The Lions aren’t in the playoffs. This is hardly a surprise; usually the start of the playoffs means the end of me being emotionally invested in NFL football. Oh, sure, I watch the playoffs, like the playoffs, love them even—but I rarely have a rooting interest. The playoffs have become like this whole other thing, this separate world the Lions don’t belong in . . . it’s almost like a different league. The standings, division races, wild card races? The Lions just aren’t ever a part of them. The Lions logo never appears on my TV under the heading “Playoff Picture,” not even in the crappy column on the right.
But now, the Lions—on the heels of a four-game winning streak—have rejoined the league as a whole. They will enter next season as legitimate playoff contenders—admittedly, a low bar to jump over in today’s NFL. But no matter: for the first time since 2007, and the first time besides that in a decade, the playoffs are relevant to the Lions, and the Lions are relevant to the playoffs.
Between the Bears, Eagles, Packers, Jets, and Patriots, the Lions played five of the eight playoff teams. Against all of them, the Lions were within a score in the fourth quarter. Against some of them, they had a lead. Against the Bears, they won but had the W taken away from them. Against the Packers, they actually really officially won.
Yes, the Lions beat the Packers, a team which is moving on to the second round of the playoffs—and who I, along with many others, thought had the inside track on the NFC Super Bowl berth coming into the season. The last time the Lions beat the eventual Super Bowl winner? 1999, when the Lions beat the Rams, 31-27. In collapsing the big top for the Greatest Show on Turf, the 6-2 Lions beat the 6-2 Rams. Starting QB Charlie Batch got hurt, but Gus Frerotte picked up the slack. The Lions couldn’t run for beans—leading rusher Sedrick Irvin had 4 carries for 10 yards—but sacked Kurt Warner four times, and intercepted him twice. Doesn’t it seem like a century, not a decade, has passed since then?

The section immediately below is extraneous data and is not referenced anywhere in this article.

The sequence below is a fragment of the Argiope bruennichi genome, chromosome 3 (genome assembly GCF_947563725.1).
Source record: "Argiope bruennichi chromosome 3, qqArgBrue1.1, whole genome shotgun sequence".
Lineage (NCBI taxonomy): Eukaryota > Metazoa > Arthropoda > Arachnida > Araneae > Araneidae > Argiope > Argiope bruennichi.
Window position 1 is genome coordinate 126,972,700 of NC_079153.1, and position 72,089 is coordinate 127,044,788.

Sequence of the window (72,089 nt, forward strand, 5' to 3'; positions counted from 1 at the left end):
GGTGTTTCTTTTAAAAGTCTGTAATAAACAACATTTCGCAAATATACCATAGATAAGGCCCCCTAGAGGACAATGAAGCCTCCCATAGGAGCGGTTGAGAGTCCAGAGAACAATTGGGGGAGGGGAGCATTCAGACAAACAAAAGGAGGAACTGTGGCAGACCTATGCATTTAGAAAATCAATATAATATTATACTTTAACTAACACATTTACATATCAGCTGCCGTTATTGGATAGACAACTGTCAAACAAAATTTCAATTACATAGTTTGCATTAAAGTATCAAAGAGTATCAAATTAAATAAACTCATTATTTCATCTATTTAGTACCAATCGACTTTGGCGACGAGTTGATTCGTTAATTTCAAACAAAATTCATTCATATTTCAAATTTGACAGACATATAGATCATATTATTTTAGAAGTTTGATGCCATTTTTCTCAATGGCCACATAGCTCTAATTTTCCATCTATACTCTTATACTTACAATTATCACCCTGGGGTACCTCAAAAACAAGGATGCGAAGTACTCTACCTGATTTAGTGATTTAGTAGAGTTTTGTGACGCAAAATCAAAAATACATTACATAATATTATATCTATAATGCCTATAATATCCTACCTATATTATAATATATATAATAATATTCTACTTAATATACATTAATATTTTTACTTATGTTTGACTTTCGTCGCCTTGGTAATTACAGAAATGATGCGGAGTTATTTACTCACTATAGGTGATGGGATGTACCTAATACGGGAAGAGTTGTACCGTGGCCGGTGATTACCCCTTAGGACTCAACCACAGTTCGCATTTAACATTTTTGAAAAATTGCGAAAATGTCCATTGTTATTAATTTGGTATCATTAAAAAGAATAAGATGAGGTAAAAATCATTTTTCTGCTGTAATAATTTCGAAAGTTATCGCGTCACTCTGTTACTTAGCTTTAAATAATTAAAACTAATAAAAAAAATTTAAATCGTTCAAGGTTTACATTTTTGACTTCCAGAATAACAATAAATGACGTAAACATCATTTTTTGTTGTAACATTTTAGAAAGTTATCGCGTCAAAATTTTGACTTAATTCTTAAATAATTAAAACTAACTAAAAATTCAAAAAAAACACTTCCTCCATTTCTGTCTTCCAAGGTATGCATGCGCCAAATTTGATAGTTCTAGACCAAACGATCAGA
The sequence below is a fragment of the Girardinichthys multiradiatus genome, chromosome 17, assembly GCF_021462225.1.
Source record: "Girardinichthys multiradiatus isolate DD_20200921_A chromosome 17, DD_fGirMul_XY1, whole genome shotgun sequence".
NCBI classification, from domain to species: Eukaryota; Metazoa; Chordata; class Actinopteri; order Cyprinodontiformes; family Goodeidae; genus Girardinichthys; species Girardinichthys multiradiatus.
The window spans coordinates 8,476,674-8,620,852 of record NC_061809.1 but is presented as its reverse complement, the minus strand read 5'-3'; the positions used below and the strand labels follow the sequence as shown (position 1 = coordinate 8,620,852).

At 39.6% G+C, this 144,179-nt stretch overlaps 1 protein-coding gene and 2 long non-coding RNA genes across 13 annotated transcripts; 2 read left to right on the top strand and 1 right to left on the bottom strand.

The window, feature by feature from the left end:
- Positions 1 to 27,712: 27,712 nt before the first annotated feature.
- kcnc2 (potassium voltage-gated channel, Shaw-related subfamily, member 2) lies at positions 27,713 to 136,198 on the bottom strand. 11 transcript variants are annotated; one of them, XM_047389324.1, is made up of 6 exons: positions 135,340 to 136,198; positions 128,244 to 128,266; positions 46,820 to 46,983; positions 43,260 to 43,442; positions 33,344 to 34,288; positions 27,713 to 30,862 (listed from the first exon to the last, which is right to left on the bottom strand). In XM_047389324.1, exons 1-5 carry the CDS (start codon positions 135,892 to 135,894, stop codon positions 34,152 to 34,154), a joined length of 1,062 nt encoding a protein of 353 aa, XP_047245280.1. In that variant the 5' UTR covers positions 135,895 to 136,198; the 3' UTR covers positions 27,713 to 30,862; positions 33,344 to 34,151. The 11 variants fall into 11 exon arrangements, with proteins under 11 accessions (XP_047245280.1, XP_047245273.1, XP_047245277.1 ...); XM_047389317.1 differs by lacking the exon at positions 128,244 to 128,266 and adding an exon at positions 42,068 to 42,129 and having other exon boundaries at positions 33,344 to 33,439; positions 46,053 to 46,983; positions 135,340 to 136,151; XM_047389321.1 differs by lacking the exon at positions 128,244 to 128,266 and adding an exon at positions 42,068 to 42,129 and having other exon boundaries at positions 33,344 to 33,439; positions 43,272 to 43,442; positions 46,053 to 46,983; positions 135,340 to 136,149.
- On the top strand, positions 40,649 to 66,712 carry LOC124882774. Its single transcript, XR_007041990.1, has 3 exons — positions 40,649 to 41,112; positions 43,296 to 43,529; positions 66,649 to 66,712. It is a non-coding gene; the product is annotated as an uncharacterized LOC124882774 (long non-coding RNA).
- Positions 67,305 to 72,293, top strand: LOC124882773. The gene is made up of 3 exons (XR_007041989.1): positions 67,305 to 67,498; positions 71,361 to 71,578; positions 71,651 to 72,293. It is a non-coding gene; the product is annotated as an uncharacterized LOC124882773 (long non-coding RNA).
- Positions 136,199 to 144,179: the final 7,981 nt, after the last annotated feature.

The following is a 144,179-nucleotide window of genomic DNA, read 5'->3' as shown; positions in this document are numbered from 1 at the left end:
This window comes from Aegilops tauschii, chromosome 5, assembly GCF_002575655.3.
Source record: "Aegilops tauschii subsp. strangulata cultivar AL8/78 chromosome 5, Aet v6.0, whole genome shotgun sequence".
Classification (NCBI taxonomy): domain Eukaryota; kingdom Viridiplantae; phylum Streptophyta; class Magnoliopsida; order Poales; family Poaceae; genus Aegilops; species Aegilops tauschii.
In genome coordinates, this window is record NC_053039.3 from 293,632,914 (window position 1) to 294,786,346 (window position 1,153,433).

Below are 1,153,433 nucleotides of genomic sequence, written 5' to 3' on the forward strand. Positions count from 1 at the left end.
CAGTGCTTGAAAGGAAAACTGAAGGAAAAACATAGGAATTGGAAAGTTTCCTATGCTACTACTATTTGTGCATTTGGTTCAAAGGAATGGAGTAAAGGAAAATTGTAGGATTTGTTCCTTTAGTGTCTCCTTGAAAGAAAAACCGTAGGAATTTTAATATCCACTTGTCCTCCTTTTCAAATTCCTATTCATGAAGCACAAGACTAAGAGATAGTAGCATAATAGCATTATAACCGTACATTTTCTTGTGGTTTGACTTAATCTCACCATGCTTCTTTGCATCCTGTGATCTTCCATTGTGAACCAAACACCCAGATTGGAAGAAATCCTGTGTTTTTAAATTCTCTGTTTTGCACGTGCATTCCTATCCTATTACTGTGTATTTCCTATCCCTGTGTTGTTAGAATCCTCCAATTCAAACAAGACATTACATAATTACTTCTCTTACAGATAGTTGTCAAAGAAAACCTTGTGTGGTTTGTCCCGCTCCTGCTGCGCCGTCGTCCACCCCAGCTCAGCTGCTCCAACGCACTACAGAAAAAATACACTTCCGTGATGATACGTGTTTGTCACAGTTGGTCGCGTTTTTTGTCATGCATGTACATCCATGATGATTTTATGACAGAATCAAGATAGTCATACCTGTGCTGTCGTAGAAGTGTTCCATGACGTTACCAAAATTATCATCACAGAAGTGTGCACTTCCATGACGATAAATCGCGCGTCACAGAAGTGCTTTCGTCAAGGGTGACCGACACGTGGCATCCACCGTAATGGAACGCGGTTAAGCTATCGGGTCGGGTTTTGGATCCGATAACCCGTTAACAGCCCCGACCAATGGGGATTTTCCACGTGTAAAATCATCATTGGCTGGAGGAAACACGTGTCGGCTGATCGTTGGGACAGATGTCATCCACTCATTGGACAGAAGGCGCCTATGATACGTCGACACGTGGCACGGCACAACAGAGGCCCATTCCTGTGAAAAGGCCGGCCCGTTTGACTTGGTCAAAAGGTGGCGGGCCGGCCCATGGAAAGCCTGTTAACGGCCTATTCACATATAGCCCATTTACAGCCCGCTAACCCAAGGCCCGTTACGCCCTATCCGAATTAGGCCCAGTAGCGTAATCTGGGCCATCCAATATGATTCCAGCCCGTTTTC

As cool as it would be for the Lions to break yet another not-since-Millen streak this year, I have to admit I have other reasons for rooting for the Packers. For starters, the Packer blogosphere is one of the best around, both in terms of content and friendliness. Holly over at Cheesehead TV has long been one of this blog’s kindest supporters—and considering the work she does scouring Packer opponents’ sites and blogs, that’s high praise indeed. Larry from Packer Chatters once let me post a Watchtower as an article on their site, which I appreciated greatly (but their commenters didn’t, so much). Aaron Nagler’s Aforementioned Cheesehead TV also gives away the “Titletown Awards” to other Packers blogs and websites, which is a wonderful idea. There’s also C.D. Angeli's Tundra Vision, whose “Am I Still a Fan?” post put on the table some feelings that had been stewing in me for quite some time. The crazy thing is, this doesn’t even scratch the surface of the awesomeness of the Packer Blogosphere.
For these fine folks, for some friends and family who count themselves part of the Cheesehead Nation, and for the reflected glory in which the Lions would then bathe, I’m rooting for Lombardi’s team to add another Lombardi trophy to the case. Further, I’m calling for Lions fans who don’t already have an affiliation with a playoff team to join me. Please, let’s let Packers like Aaron Rodgers and Greg Jennings feel the glory of the mountaintop once—because Ndamukong Suh and the Lions will be king of that mountain for years to come.
Forgive me, I’m terrible at this, what is it the kids say these days, “running smack?” As a Lions fan my default mode is demure submission. Anyway, Go Pack, Go.